PATERSON, NJ - With the family of Jameek Lowery preparing to bury their loved one on Friday, Mayor Andre Sayegh, flanked by more than a dozen community and faith based leaders, stood in front of a bank of television cameras on Thursday to restate his commitment to making sure the truth about the circumstances that led to his death on January 7 are revealed.
“I come here impatient, like all of you,” Sayegh declared.
Acknowledging the concerns of activists in the days since Lowery’s death, while careful not to cast blame, Sayegh offered that “trust in law enforcement has been eroded,” in Paterson.
Calling a seemingly strained relationship between police officials and African-American and Latino residents “a challenge faced by urban communities across the country,” Sayegh laid out a five point plan developed to “begin rebuilding trust.”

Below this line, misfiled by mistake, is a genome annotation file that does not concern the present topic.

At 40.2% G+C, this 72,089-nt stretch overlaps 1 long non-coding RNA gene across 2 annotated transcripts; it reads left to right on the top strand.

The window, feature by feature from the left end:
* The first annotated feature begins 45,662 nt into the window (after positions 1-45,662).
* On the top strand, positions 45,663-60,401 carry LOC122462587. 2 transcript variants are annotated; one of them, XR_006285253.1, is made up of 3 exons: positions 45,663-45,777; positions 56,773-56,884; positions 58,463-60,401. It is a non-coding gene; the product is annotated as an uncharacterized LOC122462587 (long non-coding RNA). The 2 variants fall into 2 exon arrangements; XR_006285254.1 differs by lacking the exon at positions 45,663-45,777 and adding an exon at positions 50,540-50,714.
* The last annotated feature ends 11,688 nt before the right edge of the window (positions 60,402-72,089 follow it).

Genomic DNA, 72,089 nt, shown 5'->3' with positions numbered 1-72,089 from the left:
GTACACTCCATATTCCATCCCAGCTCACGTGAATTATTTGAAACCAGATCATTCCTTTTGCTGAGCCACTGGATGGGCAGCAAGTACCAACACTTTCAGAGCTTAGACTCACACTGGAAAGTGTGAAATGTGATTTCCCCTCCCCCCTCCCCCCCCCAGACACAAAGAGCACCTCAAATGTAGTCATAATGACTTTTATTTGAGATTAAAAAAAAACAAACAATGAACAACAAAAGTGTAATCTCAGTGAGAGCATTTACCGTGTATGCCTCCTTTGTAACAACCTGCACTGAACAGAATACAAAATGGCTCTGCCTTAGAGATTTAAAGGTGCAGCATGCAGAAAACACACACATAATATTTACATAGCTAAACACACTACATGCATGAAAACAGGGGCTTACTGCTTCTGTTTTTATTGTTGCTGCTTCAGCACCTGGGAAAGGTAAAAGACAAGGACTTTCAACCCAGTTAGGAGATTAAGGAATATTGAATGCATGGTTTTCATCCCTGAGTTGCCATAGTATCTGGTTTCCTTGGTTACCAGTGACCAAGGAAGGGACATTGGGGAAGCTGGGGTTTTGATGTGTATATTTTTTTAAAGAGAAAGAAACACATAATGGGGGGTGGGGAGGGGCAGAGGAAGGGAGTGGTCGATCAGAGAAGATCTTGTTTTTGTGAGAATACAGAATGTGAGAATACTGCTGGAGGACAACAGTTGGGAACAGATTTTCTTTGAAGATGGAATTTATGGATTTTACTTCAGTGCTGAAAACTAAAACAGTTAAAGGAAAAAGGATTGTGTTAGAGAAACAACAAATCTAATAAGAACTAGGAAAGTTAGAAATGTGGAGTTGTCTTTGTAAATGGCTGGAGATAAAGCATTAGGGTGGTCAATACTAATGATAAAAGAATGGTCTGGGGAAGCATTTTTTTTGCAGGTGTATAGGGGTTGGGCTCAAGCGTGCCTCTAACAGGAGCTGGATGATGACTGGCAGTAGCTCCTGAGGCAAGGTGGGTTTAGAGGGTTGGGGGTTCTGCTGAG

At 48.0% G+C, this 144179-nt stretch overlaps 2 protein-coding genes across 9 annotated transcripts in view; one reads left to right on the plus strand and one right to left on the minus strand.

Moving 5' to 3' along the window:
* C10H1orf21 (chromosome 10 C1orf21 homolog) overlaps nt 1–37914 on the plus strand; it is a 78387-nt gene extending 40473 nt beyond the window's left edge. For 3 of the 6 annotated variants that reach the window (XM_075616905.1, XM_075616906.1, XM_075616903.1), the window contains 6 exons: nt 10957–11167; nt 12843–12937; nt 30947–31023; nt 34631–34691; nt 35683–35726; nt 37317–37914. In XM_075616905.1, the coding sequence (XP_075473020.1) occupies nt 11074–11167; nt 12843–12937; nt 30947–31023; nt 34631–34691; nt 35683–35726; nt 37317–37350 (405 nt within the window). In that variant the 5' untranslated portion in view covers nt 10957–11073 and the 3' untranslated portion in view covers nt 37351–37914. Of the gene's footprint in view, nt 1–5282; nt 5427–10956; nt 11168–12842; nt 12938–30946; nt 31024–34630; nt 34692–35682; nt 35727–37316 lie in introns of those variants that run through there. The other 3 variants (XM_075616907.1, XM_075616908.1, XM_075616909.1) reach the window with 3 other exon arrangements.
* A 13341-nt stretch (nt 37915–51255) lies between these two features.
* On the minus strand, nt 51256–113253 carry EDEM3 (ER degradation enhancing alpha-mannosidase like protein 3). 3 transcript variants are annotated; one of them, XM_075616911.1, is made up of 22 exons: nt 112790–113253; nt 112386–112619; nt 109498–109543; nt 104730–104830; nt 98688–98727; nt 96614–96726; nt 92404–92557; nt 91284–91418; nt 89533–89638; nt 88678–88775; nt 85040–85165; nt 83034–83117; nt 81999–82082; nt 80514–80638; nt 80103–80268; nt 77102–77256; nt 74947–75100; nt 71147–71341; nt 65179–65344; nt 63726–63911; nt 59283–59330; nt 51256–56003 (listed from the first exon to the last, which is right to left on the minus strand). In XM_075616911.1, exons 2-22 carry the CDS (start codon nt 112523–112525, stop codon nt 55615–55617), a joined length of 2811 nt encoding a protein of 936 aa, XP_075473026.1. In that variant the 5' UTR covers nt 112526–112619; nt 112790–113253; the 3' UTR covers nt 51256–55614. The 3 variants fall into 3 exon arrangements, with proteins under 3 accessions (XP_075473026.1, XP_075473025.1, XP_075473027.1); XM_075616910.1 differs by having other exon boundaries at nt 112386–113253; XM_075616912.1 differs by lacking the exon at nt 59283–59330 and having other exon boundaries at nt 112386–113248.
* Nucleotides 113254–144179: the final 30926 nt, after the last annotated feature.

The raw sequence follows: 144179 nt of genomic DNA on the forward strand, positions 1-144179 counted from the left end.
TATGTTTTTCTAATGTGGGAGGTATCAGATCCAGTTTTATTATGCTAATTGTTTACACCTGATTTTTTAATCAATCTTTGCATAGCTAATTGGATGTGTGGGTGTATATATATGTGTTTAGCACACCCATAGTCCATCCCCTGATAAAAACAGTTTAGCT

Included in that plan is the commission of a “top to bottom audit” of the Paterson Police Department from an independent authority; seeking funds to equip officers with body cameras; the creation of a Citizen Advisory Board whose members will be tasked with achieving transparency, increasing credibility, obtaining outside and independent opinions, and receiving feedback and support; making the attraction and retention of Paterson residents to serve as police officers a priority; and expanding the Chaplaincy program to include more training for officers in de-escalation, crisis intervention, and cultural and racial sensitivity.”
Referring to his comments as a “call for unity” Sayegh concluded by assuring residents that he has heard there concerns in the past days and will continue to demand accountability.
“I will own this work.”
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